Eosinophilic esophagitis

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Eosinophilic esophagitis
Diagnosis in short

Eosinophilic esophagitis. H&E stain.

LM mucosa with "abundant eosinophils" (see microscopic), basal cell hyperplasia (three cells thick or >15% of epithelial thickness), papillae elongated (reach into the top 1/3 of the epithelial layer)
LM DDx GERD
Site esophagus

Associated Dx atopy, celiac disease
Clinical history unresponsive to proton pump inhibitors (PPIs)
Symptoms like GERD
Prevalence uncommon
Endoscopy trachealization of esophagus (AKA feline esophagus)
Clin. DDx GERD

Eosinophilic esophagitis, abbreviated EE, is relatively uncommon pathology of the esophagus with some similarities to gastroesophageal reflux disease (GERD).

General

  • The current thinking is that it is a clinico-pathologic diagnosis.[1]

Clinical:

Treatment:

  • Avoid exacerbating antigens.
  • Topical corticosteroids, e.g. fluticasone.
  • Do not respond to proton pump inhibitors.

Biopsies:

  • Should be taken from: upper, mid, lower and submitted in separate containers (eosinophilia present through-out-- to differentiate from GERD).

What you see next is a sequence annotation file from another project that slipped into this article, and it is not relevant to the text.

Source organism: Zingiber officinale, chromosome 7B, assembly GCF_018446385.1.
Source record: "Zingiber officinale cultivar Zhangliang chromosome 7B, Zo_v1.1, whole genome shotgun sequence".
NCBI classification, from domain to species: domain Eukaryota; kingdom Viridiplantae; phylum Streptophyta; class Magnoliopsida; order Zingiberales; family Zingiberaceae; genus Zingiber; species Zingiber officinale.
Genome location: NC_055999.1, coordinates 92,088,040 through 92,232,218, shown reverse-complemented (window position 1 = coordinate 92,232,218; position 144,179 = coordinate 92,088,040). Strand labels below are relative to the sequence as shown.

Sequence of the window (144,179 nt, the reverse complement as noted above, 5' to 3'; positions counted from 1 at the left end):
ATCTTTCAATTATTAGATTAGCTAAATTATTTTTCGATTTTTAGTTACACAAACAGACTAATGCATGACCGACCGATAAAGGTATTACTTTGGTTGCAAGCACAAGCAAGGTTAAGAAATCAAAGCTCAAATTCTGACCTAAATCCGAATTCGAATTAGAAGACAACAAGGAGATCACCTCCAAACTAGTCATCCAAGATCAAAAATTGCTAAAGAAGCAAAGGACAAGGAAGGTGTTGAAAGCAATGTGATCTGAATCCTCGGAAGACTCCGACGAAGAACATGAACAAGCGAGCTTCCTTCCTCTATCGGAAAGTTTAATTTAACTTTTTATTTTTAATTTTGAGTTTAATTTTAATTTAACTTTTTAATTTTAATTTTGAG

Associations:

Gross/endoscopic

  • Trachealization; eosphagus looks like trachea.[7]
  • White.

DDx (endoscopic):

Image

Microscopic

Features:[4]

  • Mucosa with "abundant eosinophils".
  • Basal cell hyperplasia.
    • Three cells thick or >15% of epithelial thickness.
  • Papillae elongated.
    • Papillae that reach into the top 1/3 of the epithelial layer - definition for GERD.[9]

Notes "abundant eosinophils":

  • Criteria for number of eosinophils/area is highly variable; there is a 23X fold variation in published values and only 11% of studies actually define an area (most studies, only give the number of eosinophils per "HPF")![10]
    • Interrater variability is low, i.e. good, if the procedure is standardized.[11]
  • The most commonly reported cut points are 15, 20 and 24 eosinophils/HPF, without defining HPF.[10]
    • The Foundation Series book[4] says: "> 20/HPF"; this is problematic as "HPF" is not defined (see HPFitis).
    • There is a consensus paper[12] that makes note of HPFitis... and then goes on to ignore to whole issue by defining EE as 15/HPF!
    • Many microscopes have 22 mm eye pieces and have for their highest magnification objective a 40X. De facto, these people are using the Liacouras et al. definition.[13]
  • Eosinophils may be patchy.[14]

DDx:[15]

Images

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ESOPHAGUS, DISTAL, BIOPSY:
- SQUAMOUS MUCOSA WITH BASAL CELL HYPERPLASIA, ABUNDANT INTRAEPITHELIAL EOSINOPHILS, 
  EDEMA, AND PAPILLARY ELONGATION, SEE COMMENT.
- STAINS (PAS-D, GMS) NEGATIVE FOR MICROORGANISMS.